Wallenborn JT, Joseph AC, Graves WC, et al. Prepregnancy Depression and Breastfeeding Duration: A Look at Maternal Age. J Pregnancy. 2018;2018:4825727.
Wallenborn, J. T., Joseph, A. C., Graves, W. C., & Masho, S. W. (2018). Prepregnancy Depression and Breastfeeding Duration: A Look at Maternal Age. Journal of Pregnancy, 2018, p. 4825727. doi:10.1155/2018/4825727.
Wallenborn JT, et al. Prepregnancy Depression and Breastfeeding Duration: a Look at Maternal Age. J Pregnancy. 2018;2018:4825727. PubMed PMID: 30515328.
* Article titles in AMA citation format should be in sentence-case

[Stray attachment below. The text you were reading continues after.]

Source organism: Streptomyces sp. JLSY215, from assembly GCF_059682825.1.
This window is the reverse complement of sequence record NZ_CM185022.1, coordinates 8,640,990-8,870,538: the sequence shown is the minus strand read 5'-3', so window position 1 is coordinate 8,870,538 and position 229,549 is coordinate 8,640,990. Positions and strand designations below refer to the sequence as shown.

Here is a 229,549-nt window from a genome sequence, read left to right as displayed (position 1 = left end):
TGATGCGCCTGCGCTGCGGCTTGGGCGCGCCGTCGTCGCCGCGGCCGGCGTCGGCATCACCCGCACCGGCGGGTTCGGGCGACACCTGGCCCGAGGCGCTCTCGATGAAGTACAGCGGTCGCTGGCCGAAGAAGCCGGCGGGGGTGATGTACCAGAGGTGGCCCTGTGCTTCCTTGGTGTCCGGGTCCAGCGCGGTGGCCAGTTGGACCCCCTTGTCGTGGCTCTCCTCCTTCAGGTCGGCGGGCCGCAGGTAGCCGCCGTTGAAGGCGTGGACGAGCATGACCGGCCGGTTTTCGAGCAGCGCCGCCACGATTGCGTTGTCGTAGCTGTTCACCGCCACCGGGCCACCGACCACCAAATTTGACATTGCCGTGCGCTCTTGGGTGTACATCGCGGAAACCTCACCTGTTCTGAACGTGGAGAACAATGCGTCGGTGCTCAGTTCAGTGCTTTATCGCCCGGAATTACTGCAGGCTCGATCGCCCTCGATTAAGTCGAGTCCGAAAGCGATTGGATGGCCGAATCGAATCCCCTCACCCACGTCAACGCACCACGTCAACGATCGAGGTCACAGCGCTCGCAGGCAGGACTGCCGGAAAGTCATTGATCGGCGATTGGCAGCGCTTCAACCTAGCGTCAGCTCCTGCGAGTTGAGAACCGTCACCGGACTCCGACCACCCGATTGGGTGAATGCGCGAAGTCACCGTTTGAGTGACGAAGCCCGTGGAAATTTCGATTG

TY - JOUR T1 - Prepregnancy Depression and Breastfeeding Duration: A Look at Maternal Age. AU - Wallenborn,Jordyn T, AU - Joseph,Anny-Claude, AU - Graves,Whitney C, AU - Masho,Saba W, Y1 - 2018/11/01/ PY - 2018/05/08/received PY - 2018/09/25/revised PY - 2018/10/16/accepted PY - 2018/12/6/entrez PY - 2018/12/6/pubmed PY - 2019/4/5/medline SP - 4825727 EP - 4825727 JF - Journal of pregnancy JO - J Pregnancy VL - 2018 N2 - Background: In the United States, major depressive disorder affects one in five women aged 20-40 years. During these childbearing years, depression can negatively impact maternal behaviors that are crucial for infant growth and development. This study examined the relationship between prepregnancy depression and breastfeeding duration by maternal age. Methods: Data from Phase 7 (2012-2013) of the Pregnancy Risk Assessment Monitoring System (N=62,483) were analyzed. Prepregnancy depression was dichotomized while breastfeeding duration was categorized as never breastfed, breastfed 8 weeks or less, and breastfed more than 8 weeks. Maternal age was a significant effect modifier; therefore, results were stratified by maternal age. Multinomial logistic regression was used to obtain odds ratios and 95% confidence intervals (CI). Results: For women aged 20-24, 25-29, and 30-34 years with prepregnancy depression, the odds of never breastfeeding and breastfeeding 8 weeks or less were significantly higher than in women with no history of prepregnancy depression. Notably, among women aged 25-29 with prepregnancy depression, the odds of never breastfeeding and breastfeeding 8 weeks or less were 93% (adjusted odds ratio (AOR) = 1.93, 95% CI =1.57-2.37) and 65% (AOR = 1.65, 95% CI = 1.37-1.99) higher compared to women with no history of prepregnancy depression, respectively. Conclusions: Having a history of poor mental health before pregnancy may increase the likelihood of premature breastfeeding cessation. A woman's mental health status before pregnancy should be considered in reproductive and prenatal care models. Efforts should be made to understand challenges women of specific age groups face when trying to breastfeed. SN - 2090-2735 UR - https://www.unboundmedicine.com/medline/citation/30515328/Prepregnancy_Depression_and_Breastfeeding_Duration:_A_Look_at_Maternal_Age_ L2 - https://dx.doi.org/10.1155/2018/4825727 DB - PRIME DP - Unbound Medicine ER -